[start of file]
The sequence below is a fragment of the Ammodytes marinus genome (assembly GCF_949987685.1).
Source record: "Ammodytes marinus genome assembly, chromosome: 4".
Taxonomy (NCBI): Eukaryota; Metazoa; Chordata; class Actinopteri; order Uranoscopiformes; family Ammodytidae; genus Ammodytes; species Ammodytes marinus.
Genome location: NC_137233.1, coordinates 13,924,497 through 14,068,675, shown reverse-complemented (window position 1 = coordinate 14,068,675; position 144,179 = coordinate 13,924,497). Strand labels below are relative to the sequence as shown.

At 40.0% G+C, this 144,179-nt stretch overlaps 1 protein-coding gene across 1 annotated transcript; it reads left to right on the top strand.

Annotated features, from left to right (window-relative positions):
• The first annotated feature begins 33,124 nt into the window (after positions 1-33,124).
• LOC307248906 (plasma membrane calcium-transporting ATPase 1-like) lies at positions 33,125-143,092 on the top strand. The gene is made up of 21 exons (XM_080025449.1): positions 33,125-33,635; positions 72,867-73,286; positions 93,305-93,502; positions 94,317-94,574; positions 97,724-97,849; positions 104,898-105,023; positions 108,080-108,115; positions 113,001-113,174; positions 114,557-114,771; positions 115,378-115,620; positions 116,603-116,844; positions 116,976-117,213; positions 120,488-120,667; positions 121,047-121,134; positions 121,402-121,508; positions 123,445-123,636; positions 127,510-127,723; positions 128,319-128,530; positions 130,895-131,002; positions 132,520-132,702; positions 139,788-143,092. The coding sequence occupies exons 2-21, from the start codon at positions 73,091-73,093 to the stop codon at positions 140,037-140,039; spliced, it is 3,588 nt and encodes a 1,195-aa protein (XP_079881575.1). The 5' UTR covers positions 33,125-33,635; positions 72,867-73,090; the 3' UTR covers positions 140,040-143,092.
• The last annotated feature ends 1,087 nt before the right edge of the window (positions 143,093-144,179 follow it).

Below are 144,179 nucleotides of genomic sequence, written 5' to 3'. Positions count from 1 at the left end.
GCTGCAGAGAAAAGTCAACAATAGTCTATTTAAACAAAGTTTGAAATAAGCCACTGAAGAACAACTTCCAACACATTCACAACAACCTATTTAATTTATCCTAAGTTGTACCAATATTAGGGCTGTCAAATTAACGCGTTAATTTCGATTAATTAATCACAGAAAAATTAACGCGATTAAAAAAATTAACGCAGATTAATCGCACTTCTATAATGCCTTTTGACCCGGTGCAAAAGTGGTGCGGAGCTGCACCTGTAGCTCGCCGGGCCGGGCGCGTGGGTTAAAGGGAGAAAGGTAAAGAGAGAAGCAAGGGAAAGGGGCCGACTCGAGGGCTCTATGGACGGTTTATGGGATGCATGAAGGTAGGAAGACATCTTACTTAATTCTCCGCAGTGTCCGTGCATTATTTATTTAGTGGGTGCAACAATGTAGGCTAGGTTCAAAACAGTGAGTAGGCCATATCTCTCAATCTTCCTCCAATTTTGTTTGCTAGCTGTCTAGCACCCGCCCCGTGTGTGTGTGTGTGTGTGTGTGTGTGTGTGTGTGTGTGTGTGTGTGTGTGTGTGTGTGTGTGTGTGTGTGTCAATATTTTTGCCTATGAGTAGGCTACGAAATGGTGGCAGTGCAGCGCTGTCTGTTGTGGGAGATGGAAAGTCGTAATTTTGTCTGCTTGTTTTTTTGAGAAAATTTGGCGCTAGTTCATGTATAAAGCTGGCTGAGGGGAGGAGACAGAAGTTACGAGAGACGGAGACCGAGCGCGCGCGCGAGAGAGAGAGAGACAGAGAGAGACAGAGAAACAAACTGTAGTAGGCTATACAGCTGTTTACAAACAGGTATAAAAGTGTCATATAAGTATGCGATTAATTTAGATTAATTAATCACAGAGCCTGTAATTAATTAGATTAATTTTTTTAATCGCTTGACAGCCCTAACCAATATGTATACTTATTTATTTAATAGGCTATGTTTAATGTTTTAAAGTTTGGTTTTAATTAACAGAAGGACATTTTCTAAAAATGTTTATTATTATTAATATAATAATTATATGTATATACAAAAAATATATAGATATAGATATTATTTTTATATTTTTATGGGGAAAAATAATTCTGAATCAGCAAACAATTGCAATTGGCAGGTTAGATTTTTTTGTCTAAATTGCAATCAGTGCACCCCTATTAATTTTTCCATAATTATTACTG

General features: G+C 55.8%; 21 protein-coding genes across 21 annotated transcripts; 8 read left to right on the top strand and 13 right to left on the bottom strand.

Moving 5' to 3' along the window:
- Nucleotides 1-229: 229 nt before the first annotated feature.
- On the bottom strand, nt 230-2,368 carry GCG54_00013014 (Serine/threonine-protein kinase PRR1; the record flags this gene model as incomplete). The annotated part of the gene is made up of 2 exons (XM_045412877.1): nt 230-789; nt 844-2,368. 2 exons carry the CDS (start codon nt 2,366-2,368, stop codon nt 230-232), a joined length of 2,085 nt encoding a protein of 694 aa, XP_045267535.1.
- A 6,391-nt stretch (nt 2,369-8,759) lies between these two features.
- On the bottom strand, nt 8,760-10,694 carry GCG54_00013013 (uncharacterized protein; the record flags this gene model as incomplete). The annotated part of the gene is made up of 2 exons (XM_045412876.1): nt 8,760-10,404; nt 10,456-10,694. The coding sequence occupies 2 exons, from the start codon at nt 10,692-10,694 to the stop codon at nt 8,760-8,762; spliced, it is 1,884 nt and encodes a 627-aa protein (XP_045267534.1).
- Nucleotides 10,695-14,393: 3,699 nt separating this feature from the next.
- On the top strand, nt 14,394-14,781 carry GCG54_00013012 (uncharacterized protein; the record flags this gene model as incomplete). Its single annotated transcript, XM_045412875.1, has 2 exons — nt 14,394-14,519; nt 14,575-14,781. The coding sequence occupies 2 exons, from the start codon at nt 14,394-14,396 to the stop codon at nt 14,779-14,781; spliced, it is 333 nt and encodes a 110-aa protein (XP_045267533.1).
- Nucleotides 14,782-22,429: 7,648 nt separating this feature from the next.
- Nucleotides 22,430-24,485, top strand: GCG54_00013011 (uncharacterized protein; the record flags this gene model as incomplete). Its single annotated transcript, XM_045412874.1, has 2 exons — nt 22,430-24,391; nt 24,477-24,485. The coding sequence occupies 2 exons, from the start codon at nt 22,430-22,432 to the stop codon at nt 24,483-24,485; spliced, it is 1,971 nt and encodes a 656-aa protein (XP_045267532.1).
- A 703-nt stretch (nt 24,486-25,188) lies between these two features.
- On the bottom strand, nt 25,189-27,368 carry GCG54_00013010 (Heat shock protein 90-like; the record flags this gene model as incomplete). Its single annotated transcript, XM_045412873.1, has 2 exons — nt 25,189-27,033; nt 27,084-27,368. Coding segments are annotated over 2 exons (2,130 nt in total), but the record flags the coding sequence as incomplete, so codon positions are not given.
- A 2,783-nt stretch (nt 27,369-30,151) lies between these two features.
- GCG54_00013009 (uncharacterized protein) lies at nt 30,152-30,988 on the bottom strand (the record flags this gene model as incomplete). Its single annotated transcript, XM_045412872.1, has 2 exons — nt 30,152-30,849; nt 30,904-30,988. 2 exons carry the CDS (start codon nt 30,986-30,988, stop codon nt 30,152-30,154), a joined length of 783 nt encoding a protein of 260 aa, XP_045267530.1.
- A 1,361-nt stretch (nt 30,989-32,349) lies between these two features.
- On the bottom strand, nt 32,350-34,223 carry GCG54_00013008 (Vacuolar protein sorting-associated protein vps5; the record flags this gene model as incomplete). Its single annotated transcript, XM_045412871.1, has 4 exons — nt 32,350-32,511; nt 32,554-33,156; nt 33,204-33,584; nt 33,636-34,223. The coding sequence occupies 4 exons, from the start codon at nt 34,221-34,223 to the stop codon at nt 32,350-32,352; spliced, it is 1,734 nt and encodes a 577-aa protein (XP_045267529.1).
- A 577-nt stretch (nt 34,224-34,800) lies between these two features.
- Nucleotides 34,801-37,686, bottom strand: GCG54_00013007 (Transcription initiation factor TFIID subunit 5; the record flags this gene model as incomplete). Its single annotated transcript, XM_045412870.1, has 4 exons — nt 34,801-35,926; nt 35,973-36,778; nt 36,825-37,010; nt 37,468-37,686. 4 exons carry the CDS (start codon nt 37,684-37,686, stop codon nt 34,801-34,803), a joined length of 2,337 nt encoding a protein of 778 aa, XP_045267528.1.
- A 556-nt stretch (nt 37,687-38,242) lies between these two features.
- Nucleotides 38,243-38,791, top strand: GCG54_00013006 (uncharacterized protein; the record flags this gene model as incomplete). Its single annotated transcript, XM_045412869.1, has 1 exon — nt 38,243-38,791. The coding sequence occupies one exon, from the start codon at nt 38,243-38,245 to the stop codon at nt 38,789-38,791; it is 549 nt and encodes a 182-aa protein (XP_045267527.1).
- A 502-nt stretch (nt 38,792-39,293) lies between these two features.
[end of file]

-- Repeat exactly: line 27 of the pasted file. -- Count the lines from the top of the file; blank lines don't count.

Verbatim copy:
- On the bottom strand, nt 32,350-34,223 carry GCG54_00013008 (Vacuolar protein sorting-associated protein vps5; the record flags this gene model as incomplete). Its single annotated transcript, XM_045412871.1, has 4 exons — nt 32,350-32,511; nt 32,554-33,156; nt 33,204-33,584; nt 33,636-34,223. The coding sequence occupies 4 exons, from the start codon at nt 34,221-34,223 to the stop codon at nt 32,350-32,352; spliced, it is 1,734 nt and encodes a 577-aa protein (XP_045267529.1).